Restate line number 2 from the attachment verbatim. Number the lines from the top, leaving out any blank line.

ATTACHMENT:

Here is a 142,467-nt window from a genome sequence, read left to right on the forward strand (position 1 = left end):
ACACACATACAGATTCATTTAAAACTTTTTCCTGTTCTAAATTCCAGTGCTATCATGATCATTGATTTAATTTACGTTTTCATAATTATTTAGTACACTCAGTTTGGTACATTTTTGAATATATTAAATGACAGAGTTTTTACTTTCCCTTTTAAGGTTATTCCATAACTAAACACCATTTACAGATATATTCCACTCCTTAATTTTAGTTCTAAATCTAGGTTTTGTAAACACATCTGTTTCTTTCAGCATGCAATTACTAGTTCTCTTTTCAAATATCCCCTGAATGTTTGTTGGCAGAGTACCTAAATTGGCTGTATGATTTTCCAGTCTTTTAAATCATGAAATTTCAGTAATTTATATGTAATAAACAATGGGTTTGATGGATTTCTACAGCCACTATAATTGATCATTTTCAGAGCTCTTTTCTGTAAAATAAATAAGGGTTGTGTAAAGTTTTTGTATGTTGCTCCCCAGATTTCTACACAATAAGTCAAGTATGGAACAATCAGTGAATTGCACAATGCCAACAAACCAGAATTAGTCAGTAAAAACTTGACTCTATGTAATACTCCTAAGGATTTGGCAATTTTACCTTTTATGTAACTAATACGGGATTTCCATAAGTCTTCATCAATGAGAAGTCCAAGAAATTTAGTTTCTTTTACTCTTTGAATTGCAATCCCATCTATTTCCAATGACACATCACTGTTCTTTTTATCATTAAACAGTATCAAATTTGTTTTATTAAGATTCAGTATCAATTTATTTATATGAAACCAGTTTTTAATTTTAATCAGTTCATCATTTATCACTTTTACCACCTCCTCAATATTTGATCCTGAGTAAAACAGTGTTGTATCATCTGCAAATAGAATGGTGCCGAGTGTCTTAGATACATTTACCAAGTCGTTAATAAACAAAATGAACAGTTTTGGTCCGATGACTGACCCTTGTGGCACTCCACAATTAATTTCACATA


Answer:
ACACACATACAGATTCATTTAAAACTTTTTCCTGTTCTAAATTCCAGTGCTATCATGATCATTGATTTAATTTACGTTTTCATAATTATTTAGTACACTCAGTTTGGTACATTTTTGAATATATTAAATGACAGAGTTTTTACTTTCCCTTTTAAGGTTATTCCATAACTAAACACCATTTACAGATATATTCCACTCCTTAATTTTAGTTCTAAATCTAGGTTTTGTAAACACATCTGTTTCTTTCAGCATGCAATTACTAGTTCTCTTTTCAAATATCCCCTGAATGTTTGTTGGCAGAGTACCTAAATTGGCTGTATGATTTTCCAGTCTTTTAAATCATGAAATTTCAGTAATTTATATGTAATAAACAATGGGTTTGATGGATTTCTACAGCCACTATAATTGATCATTTTCAGAGCTCTTTTCTGTAAAATAAATAAGGGTTGTGTAAAGTTTTTGTATGTTGCTCCCCAGATTTCTACACAATAAGTCAAGTATGGAACAATCAGTGAATTGCACAATGCCAACAAACCAGAATTAGTCAGTAAAAACTTGACTCTATGTAATACTCCTAAGGATTTGGCAATTTTACCTTTTATGTAACTAATACGGGATTTCCATAAGTCTTCATCAATGAGAAGTCCAAGAAATTTAGTTTCTTTTACTCTTTGAATTGCAATCCCATCTATTTCCAATGACACATCACTGTTCTTTTTATCATTAAACAGTATCAAATTTGTTTTATTAAGATTCAGTATCAATTTATTTATATGAAACCAGTTTTTAATTTTAATCAGTTCATCATTTATCACTTTTACCACCTCCTCAATATTTGATCCTGAGTAAAACAGTGTTGTATCATCTGCAAATAGAATGGTGCCGAGTGTCTTAGATACATTTACCAAGTCGTTAATAAACAAAATGAACAGTTTTGGTCCGATGACTGACCCTTGTGGCACTCCACAATTAATTTCACATA